Ideally when engaging and communicating with a group – we should be deliberate about using all types of language and structuring our class or our communication to ensure that we hit all 4 types of the 4MAT model and all 3 of the VAK types.
There is a whole lot more detail I could go into about 4MAT and VAK styles – but I think that’s enough for you to start thinking about and implementing without going into complete overwhelm.
Prepare your communications to cover each of the 4MAT styles:
- What If?
Begin to identify the primary learning and communication styles of the young people you work with and make sure that when you speak to them and give them activities to do they allow them to work to their strength:
If you would like to learn more about how to tailor your communication and strategies to effectively engage with each of the different personality types, learning styles and communication styles be sure to send an email through to Kate (firstname.lastname@example.org) about my teacher PDs:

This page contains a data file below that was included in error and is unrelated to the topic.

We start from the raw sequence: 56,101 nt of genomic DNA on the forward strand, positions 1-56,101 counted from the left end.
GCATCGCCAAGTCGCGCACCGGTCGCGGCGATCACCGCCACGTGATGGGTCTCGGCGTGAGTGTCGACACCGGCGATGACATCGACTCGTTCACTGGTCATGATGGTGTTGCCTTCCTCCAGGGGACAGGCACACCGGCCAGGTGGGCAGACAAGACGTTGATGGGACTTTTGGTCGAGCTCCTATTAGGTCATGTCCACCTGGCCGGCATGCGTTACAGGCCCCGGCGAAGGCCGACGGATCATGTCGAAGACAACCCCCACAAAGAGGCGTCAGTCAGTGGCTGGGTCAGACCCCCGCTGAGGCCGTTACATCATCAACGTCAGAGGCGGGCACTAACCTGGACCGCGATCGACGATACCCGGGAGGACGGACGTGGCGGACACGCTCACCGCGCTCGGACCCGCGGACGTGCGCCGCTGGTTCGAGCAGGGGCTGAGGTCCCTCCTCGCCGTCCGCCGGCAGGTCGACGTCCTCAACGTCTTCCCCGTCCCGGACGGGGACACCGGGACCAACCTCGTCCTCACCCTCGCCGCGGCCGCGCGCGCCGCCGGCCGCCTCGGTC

- How To Motivate and Engage The Unmotivated and Disengaged
- Accelerated Teaching Techniques
- The Neuro-Science of Growth Mindset and Peak Learning States
- The Happiness Effect (Social + Emotional Intelligence)
- The Coach Approach
Check out the other articles relating to “How to motivate and engage teenagers”:
- The silver bullet for student engagement
- The power of empathy in student engagement
- Emotional Intelligence in student engagement
- How to use rewards to motivate students
- How to increase student engagement
- How to effectively communicate with teens
I am regularly running professional development workshops for teachers, youth workers and professionals around based on the principals of developmental psychology, positive psychology and neuroscience to help adults understand teenagers and how best to engage, inspire and empower them to know themselves, be their best and make a positive difference in the world.
I’d love to talk to you about how I might be able to support your organisation and empower you to connect with, engage and motivate the young people you work with – for booking enquiries click here!